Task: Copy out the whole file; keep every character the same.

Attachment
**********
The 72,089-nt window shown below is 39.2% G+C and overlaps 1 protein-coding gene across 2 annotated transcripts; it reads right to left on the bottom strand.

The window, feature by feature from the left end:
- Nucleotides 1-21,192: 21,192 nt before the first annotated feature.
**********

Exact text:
The 72,089-nt window shown below is 39.2% G+C and overlaps 1 protein-coding gene across 2 annotated transcripts; it reads right to left on the bottom strand.

The window, feature by feature from the left end:
- Nucleotides 1-21,192: 21,192 nt before the first annotated feature.